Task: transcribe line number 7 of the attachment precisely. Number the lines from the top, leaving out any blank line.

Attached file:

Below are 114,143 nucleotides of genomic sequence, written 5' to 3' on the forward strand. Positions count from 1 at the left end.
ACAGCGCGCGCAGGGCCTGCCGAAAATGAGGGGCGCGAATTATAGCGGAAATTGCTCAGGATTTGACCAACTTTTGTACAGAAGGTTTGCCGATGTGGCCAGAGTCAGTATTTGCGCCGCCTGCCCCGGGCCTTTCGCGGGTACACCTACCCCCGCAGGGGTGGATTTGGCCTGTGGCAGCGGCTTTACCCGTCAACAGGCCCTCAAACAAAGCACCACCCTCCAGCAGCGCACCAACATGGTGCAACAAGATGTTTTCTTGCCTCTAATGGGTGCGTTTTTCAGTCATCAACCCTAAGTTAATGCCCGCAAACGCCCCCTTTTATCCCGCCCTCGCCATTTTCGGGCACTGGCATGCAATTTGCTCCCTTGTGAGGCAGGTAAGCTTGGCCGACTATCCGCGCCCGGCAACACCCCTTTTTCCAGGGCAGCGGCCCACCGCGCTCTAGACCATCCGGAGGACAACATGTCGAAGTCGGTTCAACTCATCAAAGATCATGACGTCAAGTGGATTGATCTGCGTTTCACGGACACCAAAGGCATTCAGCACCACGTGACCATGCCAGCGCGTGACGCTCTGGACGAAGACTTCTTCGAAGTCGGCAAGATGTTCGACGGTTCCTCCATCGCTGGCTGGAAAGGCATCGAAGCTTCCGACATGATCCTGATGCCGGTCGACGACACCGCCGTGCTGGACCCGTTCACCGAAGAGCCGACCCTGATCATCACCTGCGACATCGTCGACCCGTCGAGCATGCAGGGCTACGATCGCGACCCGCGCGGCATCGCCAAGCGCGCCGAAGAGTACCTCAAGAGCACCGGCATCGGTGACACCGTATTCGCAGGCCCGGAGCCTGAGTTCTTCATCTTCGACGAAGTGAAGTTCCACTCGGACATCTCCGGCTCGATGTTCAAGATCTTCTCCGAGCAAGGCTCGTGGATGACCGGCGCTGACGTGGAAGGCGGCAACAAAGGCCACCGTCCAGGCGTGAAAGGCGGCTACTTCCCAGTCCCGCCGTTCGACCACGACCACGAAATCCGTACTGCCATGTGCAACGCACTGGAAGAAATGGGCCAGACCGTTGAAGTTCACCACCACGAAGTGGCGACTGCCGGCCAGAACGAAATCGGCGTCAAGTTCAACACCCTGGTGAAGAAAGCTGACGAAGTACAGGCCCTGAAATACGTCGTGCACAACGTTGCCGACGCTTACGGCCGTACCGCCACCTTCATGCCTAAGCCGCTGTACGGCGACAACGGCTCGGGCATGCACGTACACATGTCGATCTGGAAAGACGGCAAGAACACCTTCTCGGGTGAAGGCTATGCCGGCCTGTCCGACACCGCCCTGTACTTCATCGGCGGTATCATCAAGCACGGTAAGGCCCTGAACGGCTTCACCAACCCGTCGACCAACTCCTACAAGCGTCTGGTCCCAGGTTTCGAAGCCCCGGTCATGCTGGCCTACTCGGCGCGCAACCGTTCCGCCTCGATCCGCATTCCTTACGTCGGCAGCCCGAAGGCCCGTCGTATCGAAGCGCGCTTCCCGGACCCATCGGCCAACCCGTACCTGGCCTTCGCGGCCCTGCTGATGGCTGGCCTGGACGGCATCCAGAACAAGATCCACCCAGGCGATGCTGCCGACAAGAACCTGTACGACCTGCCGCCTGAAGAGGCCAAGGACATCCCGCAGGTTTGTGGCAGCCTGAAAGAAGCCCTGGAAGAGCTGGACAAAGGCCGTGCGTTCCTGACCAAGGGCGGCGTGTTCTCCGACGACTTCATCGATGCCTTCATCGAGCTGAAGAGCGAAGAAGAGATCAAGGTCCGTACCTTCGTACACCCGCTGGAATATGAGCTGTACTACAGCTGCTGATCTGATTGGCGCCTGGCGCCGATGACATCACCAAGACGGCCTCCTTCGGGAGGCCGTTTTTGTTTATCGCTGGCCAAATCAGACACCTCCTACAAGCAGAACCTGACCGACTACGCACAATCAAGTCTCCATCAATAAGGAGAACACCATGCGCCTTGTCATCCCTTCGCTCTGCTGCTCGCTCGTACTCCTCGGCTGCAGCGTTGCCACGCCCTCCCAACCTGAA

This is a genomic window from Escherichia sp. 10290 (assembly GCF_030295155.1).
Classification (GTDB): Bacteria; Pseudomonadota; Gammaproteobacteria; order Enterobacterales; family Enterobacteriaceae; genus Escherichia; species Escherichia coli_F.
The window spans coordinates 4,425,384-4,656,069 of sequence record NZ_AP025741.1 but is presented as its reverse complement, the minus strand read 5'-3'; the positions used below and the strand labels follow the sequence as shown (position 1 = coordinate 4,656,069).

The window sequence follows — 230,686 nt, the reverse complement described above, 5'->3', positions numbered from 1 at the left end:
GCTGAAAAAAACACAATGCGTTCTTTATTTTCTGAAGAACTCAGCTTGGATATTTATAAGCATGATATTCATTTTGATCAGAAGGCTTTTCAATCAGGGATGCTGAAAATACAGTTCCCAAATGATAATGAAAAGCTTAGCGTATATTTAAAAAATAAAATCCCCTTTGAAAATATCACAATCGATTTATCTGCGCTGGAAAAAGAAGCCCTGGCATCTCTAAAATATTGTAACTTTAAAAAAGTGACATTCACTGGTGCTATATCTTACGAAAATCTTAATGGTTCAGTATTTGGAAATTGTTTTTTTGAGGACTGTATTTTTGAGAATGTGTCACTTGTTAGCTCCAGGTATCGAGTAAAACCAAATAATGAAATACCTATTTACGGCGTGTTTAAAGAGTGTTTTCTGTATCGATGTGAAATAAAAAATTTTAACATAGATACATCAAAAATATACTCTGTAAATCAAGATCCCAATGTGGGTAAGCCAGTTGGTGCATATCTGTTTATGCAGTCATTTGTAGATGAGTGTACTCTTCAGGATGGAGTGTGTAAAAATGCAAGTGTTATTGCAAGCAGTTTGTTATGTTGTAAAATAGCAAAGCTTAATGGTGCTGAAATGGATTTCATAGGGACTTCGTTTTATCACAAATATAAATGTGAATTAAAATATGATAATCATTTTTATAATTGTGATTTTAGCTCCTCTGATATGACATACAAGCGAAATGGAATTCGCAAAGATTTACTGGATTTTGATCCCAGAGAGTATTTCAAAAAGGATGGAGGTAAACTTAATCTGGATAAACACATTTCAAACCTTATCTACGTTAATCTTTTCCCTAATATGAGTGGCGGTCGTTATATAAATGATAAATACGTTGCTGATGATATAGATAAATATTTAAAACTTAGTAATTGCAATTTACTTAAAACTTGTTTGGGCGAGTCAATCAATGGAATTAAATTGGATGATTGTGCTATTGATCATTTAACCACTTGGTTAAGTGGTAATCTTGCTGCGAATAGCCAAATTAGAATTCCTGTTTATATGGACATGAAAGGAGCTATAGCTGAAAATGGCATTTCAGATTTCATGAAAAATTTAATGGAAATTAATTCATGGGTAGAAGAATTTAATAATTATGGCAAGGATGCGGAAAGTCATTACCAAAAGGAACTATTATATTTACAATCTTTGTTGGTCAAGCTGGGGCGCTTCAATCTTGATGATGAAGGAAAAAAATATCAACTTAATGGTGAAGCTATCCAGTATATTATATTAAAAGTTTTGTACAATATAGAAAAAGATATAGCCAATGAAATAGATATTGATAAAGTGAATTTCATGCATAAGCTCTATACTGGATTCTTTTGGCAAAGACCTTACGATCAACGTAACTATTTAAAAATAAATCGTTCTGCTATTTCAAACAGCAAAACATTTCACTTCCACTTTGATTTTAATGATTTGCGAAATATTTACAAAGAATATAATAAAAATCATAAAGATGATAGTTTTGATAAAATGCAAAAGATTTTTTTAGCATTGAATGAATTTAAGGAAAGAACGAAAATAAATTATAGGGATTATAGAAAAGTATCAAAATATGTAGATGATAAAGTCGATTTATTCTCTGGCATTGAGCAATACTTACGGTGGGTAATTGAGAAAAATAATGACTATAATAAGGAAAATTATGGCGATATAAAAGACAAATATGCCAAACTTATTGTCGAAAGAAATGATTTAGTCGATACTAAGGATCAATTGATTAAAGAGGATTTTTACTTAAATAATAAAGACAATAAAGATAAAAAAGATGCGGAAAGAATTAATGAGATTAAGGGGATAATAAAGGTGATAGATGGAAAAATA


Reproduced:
GCTGAAAAAAACACAATGCGTTCTTTATTTTCTGAAGAACTCAGCTTGGATATTTATAAGCATGATATTCATTTTGATCAGAAGGCTTTTCAATCAGGGATGCTGAAAATACAGTTCCCAAATGATAATGAAAAGCTTAGCGTATATTTAAAAAATAAAATCCCCTTTGAAAATATCACAATCGATTTATCTGCGCTGGAAAAAGAAGCCCTGGCATCTCTAAAATATTGTAACTTTAAAAAAGTGACATTCACTGGTGCTATATCTTACGAAAATCTTAATGGTTCAGTATTTGGAAATTGTTTTTTTGAGGACTGTATTTTTGAGAATGTGTCACTTGTTAGCTCCAGGTATCGAGTAAAACCAAATAATGAAATACCTATTTACGGCGTGTTTAAAGAGTGTTTTCTGTATCGATGTGAAATAAAAAATTTTAACATAGATACATCAAAAATATACTCTGTAAATCAAGATCCCAATGTGGGTAAGCCAGTTGGTGCATATCTGTTTATGCAGTCATTTGTAGATGAGTGTACTCTTCAGGATGGAGTGTGTAAAAATGCAAGTGTTATTGCAAGCAGTTTGTTATGTTGTAAAATAGCAAAGCTTAATGGTGCTGAAATGGATTTCATAGGGACTTCGTTTTATCACAAATATAAATGTGAATTAAAATATGATAATCATTTTTATAATTGTGATTTTAGCTCCTCTGATATGACATACAAGCGAAATGGAATTCGCAAAGATTTACTGGATTTTGATCCCAGAGAGTATTTCAAAAAGGATGGAGGTAAACTTAATCTGGATAAACACATTTCAAACCTTATCTACGTTAATCTTTTCCCTAATATGAGTGGCGGTCGTTATATAAATGATAAATACGTTGCTGATGATATAGATAAATATTTAAAACTTAGTAATTGCAATTTACTTAAAACTTGTTTGGGCGAGTCAATCAATGGAATTAAATTGGATGATTGTGCTATTGATCATTTAACCACTTGGTTAAGTGGTAATCTTGCTGCGAATAGCCAAATTAGAATTCCTGTTTATATGGACATGAAAGGAGCTATAGCTGAAAATGGCATTTCAGATTTCATGAAAAATTTAATGGAAATTAATTCATGGGTAGAAGAATTTAATAATTATGGCAAGGATGCGGAAAGTCATTACCAAAAGGAACTATTATATTTACAATCTTTGTTGGTCAAGCTGGGGCGCTTCAATCTTGATGATGAAGGAAAAAAATATCAACTTAATGGTGAAGCTATCCAGTATATTATATTAAAAGTTTTGTACAATATAGAAAAAGATATAGCCAATGAAATAGATATTGATAAAGTGAATTTCATGCATAAGCTCTATACTGGATTCTTTTGGCAAAGACCTTACGATCAACGTAACTATTTAAAAATAAATCGTTCTGCTATTTCAAACAGCAAAACATTTCACTTCCACTTTGATTTTAATGATTTGCGAAATATTTACAAAGAATATAATAAAAATCATAAAGATGATAGTTTTGATAAAATGCAAAAGATTTTTTTAGCATTGAATGAATTTAAGGAAAGAACGAAAATAAATTATAGGGATTATAGAAAAGTATCAAAATATGTAGATGATAAAGTCGATTTATTCTCTGGCATTGAGCAATACTTACGGTGGGTAATTGAGAAAAATAATGACTATAATAAGGAAAATTATGGCGATATAAAAGACAAATATGCCAAACTTATTGTCGAAAGAAATGATTTAGTCGATACTAAGGATCAATTGATTAAAGAGGATTTTTACTTAAATAATAAAGACAATAAAGATAAAAAAGATGCGGAAAGAATTAATGAGATTAAGGGGATAATAAAGGTGATAGATGGAAAAATA